[Google Scholar]
  21. Michell R. H., Karnovsky M. J., Karnovsky M. L. 1970; The distributions of some granule-associated enzymes in guinea-pig polymorphonuclear leucocytes. Biochem. J 116:207
    [Google Scholar]
  22. Novotny P., Brookes J. E. 1975; The use of Bordetella pertussis preserved in liquid nitrogen as a challenge suspension in the Kendrick mouse protection test. J. biol. Stand 3:11
    [Google Scholar]
  23. Novotny P., Short J. A., Walker P. D. 1975; An electron-microscope study of naturally occurring and cultured cells of Neisseria gonorrhoeae. J. med. Microbiol 8:413
    [Google Scholar]
  24. Novotny P., Turner W. H. 1975; Immunological heterogeneity of pili of Neisseria gonorrhoeae. J. gen. Microbiol 89:87
    [Google Scholar]
  25. Novotny P., Turner W. H., Harris J. R. W., MacLennan I. P. B. 1975; Serology of Neisseria gonorrhoeae pili as a possible tool in the epidemiology of gonorrhoea. Proc. Soc. gen. Microbiol 3:58
    [Google Scholar]
  26. Ofek I., Beachey E. H., Bisno A. L. 1974; Resistance of Neisseria gonorrhoeae to phagocytosis: relationship to colonial morphology and surface pili. J. infect. Dis 129:310
    [Google Scholar]
  27. OvCinnikov N. M., Delektorskij V. V. 1971; Electron microscope studies of gonococci in the urethral secretions of patients with gonorrhoea. Br. J. vener. Dis 47:419
    [Google Scholar]
  28. Pelc S. R., Coombes J. D., Budd G. C. 1961; On the adaptation of autoradiographic techniques for use with the electron microscope. Expl. Cell Res 24:192
    [Google Scholar]
  29. Pesanti E. L., Axline S. G. 1975; Colchicine effects on lysosomal enzyme induction and intracellular degradation in the cultivated macrophage. J. exp. Med 141:1030
    [Google Scholar]
  30. Punsalang A. P., Sawyer W. D. 1973; Role of pili in the virulence of Neisseria gonorrhoeae. Infect. Immun 8:255
    [Google Scholar]
  31. Quie P. G. 1975; Pathology of bactericidal power of neutrophils. Seminars in Haematology 12:143
    [Google Scholar]
  32. Rabinowitz Y. 1964; Separation of lymphocytes, polymorphonuclear leukocytes and monocytes on glass columns, including tissue culture observations. Blood 23:811
    [Google Scholar]
  33. Smith H. 1964; Microbial behaviour in natural and artificial environments. In Microbial behaviour “ in vivo ” and “ in vitro ”, Symposium 14, Society for General Microbiology. Cambridge p 1
    [Google Scholar]
  34. Smith H. 1972; The little-known determinants of microbial pathogenicity. In Microbial pathogenicity in man and animals, Symposium 22, Society for General Microbiology Cambridge University Press;1
    [Google Scholar]
  35. Smith L. DS. 1949; Clostridia in gas gangrene. Bad. Rev 13:233
    [Google Scholar]
  36. Swanson J. 1972; Studies on gonococcus infection. II. Freeze-fracture, freeze-etch studies of gonococci. J. exp. Med 136:1258
    [Google Scholar]
  37. Swanson J. 1973; Studies on gonococcus infection. IV. Pili: their role in attachment of gonococci to tissue culture cells. J. exp. Med 137:571
    [Google Scholar]
  38. Swanson J., Kraus S. J., Gotschlich E. C. 1971; Studies on gonococcus infection. I. Pili and zones of adhesion: their relation to gonococcal growth patterns. J. exp. Med 134:886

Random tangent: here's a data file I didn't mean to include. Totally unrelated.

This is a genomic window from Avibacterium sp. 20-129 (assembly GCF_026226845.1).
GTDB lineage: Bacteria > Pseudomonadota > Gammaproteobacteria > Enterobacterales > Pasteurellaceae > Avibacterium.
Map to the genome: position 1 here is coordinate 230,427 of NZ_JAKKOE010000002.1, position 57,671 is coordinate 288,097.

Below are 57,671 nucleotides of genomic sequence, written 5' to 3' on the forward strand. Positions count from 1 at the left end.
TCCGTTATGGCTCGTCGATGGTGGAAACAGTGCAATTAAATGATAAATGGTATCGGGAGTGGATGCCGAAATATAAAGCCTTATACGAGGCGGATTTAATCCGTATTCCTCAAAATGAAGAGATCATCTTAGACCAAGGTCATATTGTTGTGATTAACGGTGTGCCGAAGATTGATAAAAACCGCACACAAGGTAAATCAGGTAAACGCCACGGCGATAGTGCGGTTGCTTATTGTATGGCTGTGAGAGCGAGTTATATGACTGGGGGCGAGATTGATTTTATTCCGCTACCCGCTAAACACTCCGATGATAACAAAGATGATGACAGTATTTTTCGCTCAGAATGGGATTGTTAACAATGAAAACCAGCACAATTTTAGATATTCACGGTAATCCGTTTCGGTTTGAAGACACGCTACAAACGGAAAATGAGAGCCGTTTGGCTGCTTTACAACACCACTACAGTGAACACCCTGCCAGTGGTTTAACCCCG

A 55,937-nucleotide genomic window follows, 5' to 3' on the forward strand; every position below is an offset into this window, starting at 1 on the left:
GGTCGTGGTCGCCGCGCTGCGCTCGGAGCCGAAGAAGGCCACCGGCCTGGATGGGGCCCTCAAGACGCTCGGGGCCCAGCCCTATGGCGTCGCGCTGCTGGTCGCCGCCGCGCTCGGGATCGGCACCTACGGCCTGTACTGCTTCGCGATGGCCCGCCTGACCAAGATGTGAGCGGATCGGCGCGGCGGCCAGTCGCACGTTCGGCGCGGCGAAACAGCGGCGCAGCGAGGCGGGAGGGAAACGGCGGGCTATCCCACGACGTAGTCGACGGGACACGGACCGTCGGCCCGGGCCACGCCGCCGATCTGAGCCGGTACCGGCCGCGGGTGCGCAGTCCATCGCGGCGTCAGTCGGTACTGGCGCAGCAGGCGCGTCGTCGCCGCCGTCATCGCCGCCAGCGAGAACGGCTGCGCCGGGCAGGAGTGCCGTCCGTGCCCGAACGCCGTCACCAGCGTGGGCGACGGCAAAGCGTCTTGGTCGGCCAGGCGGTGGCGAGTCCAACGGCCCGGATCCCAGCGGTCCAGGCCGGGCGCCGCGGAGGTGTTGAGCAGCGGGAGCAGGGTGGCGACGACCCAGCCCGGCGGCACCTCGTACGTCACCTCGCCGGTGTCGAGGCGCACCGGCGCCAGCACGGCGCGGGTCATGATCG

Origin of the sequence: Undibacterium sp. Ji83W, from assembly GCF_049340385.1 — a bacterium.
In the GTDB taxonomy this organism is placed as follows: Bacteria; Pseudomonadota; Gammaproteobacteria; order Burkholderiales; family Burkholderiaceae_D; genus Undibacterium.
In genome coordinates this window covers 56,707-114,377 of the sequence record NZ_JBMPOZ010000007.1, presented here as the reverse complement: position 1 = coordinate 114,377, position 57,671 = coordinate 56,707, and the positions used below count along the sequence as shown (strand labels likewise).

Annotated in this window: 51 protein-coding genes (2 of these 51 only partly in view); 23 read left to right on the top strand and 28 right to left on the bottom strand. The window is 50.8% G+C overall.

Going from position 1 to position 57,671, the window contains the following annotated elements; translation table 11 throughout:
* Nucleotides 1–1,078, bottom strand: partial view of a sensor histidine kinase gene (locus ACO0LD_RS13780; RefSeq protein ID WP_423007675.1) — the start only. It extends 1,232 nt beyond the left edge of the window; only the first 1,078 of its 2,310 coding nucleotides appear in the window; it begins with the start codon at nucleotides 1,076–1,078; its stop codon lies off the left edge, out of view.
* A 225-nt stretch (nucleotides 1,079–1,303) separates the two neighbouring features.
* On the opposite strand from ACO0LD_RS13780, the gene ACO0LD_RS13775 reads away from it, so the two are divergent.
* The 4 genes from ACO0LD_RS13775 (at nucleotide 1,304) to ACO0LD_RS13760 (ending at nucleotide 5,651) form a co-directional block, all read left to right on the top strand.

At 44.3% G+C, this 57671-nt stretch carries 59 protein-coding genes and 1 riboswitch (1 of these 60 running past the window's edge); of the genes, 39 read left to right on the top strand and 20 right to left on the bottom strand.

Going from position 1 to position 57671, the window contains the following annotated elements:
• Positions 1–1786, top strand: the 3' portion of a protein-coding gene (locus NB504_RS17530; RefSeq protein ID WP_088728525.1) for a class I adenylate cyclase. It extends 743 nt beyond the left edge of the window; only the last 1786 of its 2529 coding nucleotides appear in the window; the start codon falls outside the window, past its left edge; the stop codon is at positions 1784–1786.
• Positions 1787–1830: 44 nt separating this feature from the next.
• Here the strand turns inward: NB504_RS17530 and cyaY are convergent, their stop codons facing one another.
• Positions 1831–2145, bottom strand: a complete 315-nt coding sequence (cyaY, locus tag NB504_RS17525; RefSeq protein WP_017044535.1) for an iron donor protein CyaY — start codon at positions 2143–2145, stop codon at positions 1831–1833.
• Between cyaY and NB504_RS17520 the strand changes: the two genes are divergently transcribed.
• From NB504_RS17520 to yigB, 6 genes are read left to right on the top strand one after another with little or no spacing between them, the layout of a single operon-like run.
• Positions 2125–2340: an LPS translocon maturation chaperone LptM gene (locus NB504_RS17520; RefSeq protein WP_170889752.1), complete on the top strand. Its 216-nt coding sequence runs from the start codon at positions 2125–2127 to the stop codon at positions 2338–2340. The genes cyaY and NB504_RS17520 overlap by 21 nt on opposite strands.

[Google Scholar]
  39. Swanson J., Sparks E., Young D., King G. 1975; Studies on gonococcus infection. X. Pili and leukocyte association factor as mediators of interactions between gonococci and eukaryotic cells in vitro. Infect. Immun 11:1352
    [Google Scholar]
  40. Thomas D. W., Hill J. C., Tyeryar F. J. JR 1973; Interaction of gonococci with phagocytic leukocytes from men and mice. Infect. Immun 8:98
    [Google Scholar]
  41. Thongthai C., Sawyer W. D. 1973; Studies on the virulence of Neisseria gonorrhoeae. Relation of colonial morphology and resistance to phagocytosis by polymorpho-nuclear leukocytes. Infect. Immun 7:373
    [Google Scholar]
  42. Turner W. H., Novotny P. 1976; The inability of Neisseria gonorrhoeae pili to confer immunity in subcutaneous guinea-pig chambers. J. gen. Microbiol 92:224
    [Google Scholar]
  43. Van Furth R., Schuit H. R. E., Hijmans W. 1966; The formation of immunoglobulins by human tissues in vitro. I The methods and their specificity Immunology:1
    [Google Scholar]
  44. Veale D. R., Smith H., Witt K. 1975; Penetration of penicillin into human phagocytes containing gonococci. Lancet 1:306
    [Google Scholar]
  45. Waitkins S. A. 1975; Effect of tissue culture cells in promoting prolonged survival of N. gonorrhoeae in artificial subcutaneous cavities of mice. Br. J. vener. Dis 51:376
    [Google Scholar]
  46. Ward M. E., Watt P. J. 1972; Adherence of Neisseria gonorrhoeae to urethral mucosal cells: an electron-microscopic study of human gonorrhoea. J. infect. Dis 126:601
    [Google Scholar]
  47. Ward M. E., Watt P. J., Robertson J. N. 1974; The human fallopian tube: a laboratory model for gonococcal infection. J. infect. Dis 129:650
    [Google Scholar]
  48. Wasserman E., Levine L. 1961; Quantitative microcomplement fixation and its use in the study of antigenic structure by specific antigen-antibody inhibition. J. Immun 87:290
    [Google Scholar]
  49. Witt K., Veale D. R., Smith H. 1976; Resistance of Neisseria gonorrhoeae to ingestion and digestion by phagocytes of human buffy coat. J. med. Microbiol 9:1
    [Google Scholar]
http://instance.metastore.ingenta.com/content/journal/jmm/10.1099/00222615-10-3-347
Loading
/content/journal/jmm/10.1099/00222615-10-3-347
Loading

Data & Media loading...

Most cited this month Most Cited RSS feed

This is a required field
Please enter a valid email address
Approval was a Success
Invalid data
An Error Occurred
Approval was partially successful, following selected items could not be processed due to error